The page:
ST. PAUL — The Minnesota Court of Appeals on Monday affirmed the decision of the district court and upheld Winona County’s ban on the mining of silica sand for hydraulic fracturing.

The countywide frac sand ban, the first of its kind in the nation, prohibits the mining, processing and transportation of silica sand for the purpose of fracking. The ban was formally adopted on Nov. 22, 2016 on a 3-2 vote by the county’s board of commissioners.

In its support of the ban, the appeals court said the zoning ordinance amendment neither violates the dormant Commerce Clause nor does the county owe Minnesota Sands compensation for its property interest — leases to mine silica sand.

“We affirm the district court’s grant of summary judgment to respondent Winona County because there are no genuine issues of material fact and the district court did not err in its application of the law,” the appeals court ruling states.

Minnesota Sands, the appellant in the case, released a statement saying, the company is “extremely disappointed by the ruling and we are reviewing the decision to determine our options that could include appealing this decision.”

The company still contends that the ban on mining, processing and transporting frac sand is a violation of the Commerce Clause and “constitutes a taking under the U.S. and Minnesota Constitutions.”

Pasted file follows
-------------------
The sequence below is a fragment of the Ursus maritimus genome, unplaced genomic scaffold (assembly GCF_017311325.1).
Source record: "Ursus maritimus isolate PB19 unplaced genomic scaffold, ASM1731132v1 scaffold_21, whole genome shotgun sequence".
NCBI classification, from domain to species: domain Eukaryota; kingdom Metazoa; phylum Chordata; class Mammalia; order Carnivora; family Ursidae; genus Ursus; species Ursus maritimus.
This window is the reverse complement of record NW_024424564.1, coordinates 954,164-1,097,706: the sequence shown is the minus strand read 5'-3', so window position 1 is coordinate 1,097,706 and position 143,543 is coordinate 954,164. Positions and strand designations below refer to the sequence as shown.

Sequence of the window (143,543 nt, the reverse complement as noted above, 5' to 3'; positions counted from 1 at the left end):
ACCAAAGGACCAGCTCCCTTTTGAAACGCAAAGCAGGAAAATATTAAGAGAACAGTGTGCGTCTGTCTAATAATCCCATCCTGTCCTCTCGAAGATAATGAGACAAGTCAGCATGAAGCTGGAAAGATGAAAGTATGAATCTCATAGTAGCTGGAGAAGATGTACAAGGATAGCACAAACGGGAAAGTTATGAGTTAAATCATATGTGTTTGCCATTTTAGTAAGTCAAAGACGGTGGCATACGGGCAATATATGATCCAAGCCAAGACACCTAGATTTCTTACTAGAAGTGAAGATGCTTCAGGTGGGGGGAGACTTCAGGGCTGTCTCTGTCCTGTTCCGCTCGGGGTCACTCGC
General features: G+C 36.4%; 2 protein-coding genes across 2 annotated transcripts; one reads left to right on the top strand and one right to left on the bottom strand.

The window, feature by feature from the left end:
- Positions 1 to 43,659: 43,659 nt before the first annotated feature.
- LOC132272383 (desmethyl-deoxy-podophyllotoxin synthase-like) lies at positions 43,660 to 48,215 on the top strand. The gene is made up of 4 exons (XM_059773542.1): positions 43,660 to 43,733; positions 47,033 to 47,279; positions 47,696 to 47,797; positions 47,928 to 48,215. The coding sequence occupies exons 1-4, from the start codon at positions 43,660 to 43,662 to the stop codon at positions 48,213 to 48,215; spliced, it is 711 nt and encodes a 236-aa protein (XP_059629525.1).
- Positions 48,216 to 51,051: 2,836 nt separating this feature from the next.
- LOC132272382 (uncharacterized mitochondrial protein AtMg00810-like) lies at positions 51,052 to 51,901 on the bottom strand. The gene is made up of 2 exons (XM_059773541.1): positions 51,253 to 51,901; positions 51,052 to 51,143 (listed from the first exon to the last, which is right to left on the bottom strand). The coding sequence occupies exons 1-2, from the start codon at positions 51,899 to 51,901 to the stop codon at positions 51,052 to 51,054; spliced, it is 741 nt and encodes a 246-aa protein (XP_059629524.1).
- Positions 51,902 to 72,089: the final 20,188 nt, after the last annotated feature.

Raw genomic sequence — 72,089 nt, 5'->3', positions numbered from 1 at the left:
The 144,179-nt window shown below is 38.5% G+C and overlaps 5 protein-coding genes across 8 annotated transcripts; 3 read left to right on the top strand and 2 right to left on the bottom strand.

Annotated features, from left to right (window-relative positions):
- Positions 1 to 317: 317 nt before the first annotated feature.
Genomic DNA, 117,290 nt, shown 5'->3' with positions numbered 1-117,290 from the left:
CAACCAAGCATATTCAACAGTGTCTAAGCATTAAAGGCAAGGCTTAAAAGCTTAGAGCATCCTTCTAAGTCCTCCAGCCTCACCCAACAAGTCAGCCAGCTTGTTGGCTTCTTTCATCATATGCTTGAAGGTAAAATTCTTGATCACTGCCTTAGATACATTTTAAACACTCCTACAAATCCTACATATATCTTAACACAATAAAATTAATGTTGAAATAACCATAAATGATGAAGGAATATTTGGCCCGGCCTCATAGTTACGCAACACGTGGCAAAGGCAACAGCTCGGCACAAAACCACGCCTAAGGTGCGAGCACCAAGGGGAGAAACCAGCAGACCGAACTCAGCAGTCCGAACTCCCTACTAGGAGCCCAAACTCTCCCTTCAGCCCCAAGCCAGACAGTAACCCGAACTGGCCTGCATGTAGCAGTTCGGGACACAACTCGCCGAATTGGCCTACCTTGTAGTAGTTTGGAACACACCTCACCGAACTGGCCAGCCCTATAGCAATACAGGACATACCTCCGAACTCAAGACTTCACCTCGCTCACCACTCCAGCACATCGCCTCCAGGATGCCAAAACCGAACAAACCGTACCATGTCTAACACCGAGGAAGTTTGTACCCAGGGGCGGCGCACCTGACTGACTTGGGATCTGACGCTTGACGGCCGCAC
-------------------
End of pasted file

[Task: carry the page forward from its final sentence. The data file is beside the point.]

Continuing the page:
In a partial dissension, Judge Matthew Johnson said the county should be responsible, at least in part, for a taking of the value of Minnesota Sands’ property interests.

The company cited that partial dissension as some of its reason to move forward with a possible appeal. “The ban eliminates landowner mineral rights and creates an economic risk and threat to anyone who benefits from the use of their land,” the company states.

Those who helped create the ban in Winona County saw the ruling as a victory for the land and the people of Winona County.

“It confirms that people working together can protect their community against a destructive industry like this,” said Johanna Rupprecht, a policy organizer with Land Stewardship Project, after today’s ruling. Rupprecht and LSP helped organize community support for the ban.

“This affirms that Winona County is within its rights to pass this ordinance,” she said. “This ruling further affirms that the proper role of government is to take bold action to protect the common good, for both people and the land.”

 

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